The Tower Property, also known as the Law of Iterated Expectation, is a fundamental concept in probability theory, particularly when working with conditional expectations and σ-algebras. The
property is defined by the equation 𝔼[𝔼(X|𝒢)|H] = 𝔼(X|H), and applies under the condition that H is a sub-σ-algebra of 𝒢.

- X is a random variable.

- 𝒢 and H are σ-algebras with H being a sub-σ-algebra of 𝒢 (meaning every set in H is also in 𝒢).

- 𝔼[𝔼(X|𝒢)|H]: This expression first calculates the conditional expectation of X given 𝒢, and then it calculates the conditional expectation of that result given H.

- 𝔼(X|H): This is the direct calculation of the conditional expectation of X given H.

The
Tower Property states that if you first condition on a 'broader' σ-algebra (𝒢) and then on a 'narrower' one (H), it is equivalent to directly conditioning on the narrower σ-algebra
(H).

Intuitively,
it means that when you refine your conditioning from a broader context to a more specific one, the overall expectation aligns with conditioning directly on the more specific
context.

Consider
a two-stage investment horizon: mid-year and end-of-year. Let H be the σ-algebra representing information available up to mid-year. Let 𝒢 be a larger σ-algebra representing additional information
available by the end-of-year, which includes H.

X
represents the total return of the portfolio at the end of the year.

- 𝔼(X|𝒢): This is the expected return of the portfolio at the end of the year, calculated with all the information available by then.

- 𝔼[𝔼(X|𝒢)|H]: Here, you first compute the expected return at the end of the year (using all year-end information) and then adjust this expectation to what would be expected at mid-year, using
only the information available at mid-year.

- 𝔼(X|H): This is the direct expected return of the portfolio at the end of the year, but evaluated at mid-year using only mid-year information.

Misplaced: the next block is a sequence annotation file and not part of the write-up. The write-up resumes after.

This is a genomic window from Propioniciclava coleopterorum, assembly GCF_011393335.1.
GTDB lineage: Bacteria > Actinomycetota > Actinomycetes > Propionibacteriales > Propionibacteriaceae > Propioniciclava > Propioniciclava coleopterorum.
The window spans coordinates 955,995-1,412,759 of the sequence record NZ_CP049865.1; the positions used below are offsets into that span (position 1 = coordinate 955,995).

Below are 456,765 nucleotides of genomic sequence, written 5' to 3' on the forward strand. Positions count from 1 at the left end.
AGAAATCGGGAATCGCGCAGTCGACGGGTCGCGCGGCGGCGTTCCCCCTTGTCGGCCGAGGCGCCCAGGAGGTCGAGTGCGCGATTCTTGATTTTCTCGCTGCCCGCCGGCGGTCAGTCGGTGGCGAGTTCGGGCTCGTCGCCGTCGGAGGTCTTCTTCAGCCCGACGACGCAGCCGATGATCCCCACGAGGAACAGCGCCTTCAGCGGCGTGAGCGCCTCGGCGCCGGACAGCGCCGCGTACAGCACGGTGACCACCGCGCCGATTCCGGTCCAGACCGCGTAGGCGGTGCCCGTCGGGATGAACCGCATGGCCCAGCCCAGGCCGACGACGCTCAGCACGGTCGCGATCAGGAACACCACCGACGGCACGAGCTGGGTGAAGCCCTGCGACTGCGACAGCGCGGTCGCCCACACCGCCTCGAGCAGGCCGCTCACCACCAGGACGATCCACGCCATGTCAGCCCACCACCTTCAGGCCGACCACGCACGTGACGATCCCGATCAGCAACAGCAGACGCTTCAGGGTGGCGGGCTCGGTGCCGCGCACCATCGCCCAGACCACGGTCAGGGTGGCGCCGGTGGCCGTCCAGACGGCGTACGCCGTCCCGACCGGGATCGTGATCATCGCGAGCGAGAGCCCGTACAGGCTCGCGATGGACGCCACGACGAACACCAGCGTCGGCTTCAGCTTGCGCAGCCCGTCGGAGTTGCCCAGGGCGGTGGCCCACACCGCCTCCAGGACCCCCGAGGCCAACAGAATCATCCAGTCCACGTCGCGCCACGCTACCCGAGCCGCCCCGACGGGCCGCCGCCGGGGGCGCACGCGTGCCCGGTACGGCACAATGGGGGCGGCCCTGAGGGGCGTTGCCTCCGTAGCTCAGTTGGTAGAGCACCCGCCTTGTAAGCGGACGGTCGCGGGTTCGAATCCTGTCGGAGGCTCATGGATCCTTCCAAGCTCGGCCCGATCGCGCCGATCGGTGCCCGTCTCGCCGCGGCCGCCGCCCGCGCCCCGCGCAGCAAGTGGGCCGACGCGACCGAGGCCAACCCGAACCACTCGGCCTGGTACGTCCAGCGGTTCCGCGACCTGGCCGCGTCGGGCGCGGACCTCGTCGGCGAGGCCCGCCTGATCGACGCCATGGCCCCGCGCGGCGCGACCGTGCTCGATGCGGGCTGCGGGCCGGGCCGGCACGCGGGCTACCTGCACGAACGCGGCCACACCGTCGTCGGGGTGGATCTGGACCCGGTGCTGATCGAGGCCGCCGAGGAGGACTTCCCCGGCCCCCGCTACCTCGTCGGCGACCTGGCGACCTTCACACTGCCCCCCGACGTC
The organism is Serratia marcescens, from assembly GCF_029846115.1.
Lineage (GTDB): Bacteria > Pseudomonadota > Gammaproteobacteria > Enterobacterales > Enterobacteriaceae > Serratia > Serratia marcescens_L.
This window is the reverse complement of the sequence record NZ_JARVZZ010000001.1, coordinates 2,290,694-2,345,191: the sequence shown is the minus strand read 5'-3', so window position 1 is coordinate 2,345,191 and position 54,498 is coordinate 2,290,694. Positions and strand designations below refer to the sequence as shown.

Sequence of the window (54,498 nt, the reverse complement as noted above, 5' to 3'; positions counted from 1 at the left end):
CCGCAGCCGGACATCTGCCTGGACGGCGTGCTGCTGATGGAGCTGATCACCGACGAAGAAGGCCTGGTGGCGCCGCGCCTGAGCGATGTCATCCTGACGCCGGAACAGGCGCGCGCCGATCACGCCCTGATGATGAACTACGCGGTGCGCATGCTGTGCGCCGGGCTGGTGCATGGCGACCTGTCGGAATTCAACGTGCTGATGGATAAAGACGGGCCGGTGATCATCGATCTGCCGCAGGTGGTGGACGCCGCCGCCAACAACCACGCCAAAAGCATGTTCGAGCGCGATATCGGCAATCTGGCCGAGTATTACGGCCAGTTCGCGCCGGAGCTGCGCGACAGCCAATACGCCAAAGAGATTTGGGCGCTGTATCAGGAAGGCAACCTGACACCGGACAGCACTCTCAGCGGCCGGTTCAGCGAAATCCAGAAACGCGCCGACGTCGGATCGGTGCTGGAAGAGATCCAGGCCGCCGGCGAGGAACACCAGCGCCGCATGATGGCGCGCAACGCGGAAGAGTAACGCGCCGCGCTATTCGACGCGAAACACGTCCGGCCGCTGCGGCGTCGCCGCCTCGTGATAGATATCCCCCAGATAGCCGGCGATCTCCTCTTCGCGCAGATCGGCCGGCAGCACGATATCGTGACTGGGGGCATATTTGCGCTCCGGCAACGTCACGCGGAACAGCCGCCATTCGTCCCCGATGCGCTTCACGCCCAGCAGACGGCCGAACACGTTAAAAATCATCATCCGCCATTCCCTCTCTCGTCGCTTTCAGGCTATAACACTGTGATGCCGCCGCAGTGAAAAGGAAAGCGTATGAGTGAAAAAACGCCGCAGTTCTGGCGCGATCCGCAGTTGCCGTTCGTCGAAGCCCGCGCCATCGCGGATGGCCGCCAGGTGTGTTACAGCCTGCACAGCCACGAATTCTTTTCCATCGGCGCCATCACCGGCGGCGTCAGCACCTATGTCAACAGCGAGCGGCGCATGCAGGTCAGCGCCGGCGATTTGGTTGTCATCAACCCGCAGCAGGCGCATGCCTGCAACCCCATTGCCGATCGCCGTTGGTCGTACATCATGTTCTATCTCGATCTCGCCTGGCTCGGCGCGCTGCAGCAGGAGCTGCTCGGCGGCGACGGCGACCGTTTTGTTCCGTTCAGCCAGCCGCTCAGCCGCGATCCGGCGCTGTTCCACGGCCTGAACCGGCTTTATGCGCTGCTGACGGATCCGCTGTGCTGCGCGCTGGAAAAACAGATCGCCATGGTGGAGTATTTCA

The
Tower Property, 𝔼[𝔼(X|𝒢)|H] = 𝔼(X|H), tells us that the expectation of the year-end return, when adjusted at mid-year, is the same whether we account for the additional information that will be
available by the end of the year or not.

In
summary, the Tower Property illustrates that when evaluating expectations with respect to a certain level of information (H), any further details available in a larger σ-algebra (𝒢) do not impact
this expectation. It highlights the sufficiency of the current level of information (H) for the purpose of calculating expectations at that stage.

This
property allows simplifying complex conditional expectations by breaking them down into stages, aligning with the natural filtration of information.

TowerProperty
IteratedExpectation
ProbabilityTheory
ConditionalExpectation
SigmaAlgebra
PortfolioManagement
RiskManagement
StochasticProcesses

Write a comment

2#1Chetan Sharma(Sunday, 19 November 2023 15:33)Great explanation. Can this be applied for the expected exposure for future time points?

#2Florian CAMPUZAN(Sunday, 19 November 2023 16:39)The Tower Property can be applied in finance to assess the risk (expected exposure of financial contracts, like derivatives, at future points. For example, when predicting the risk of a stock option halfway through its term, the Tower property suggests that this mid-term prediction, made with only six months of data, will be as accurate as a prediction made at the end of the year with full information.

Hope this helps.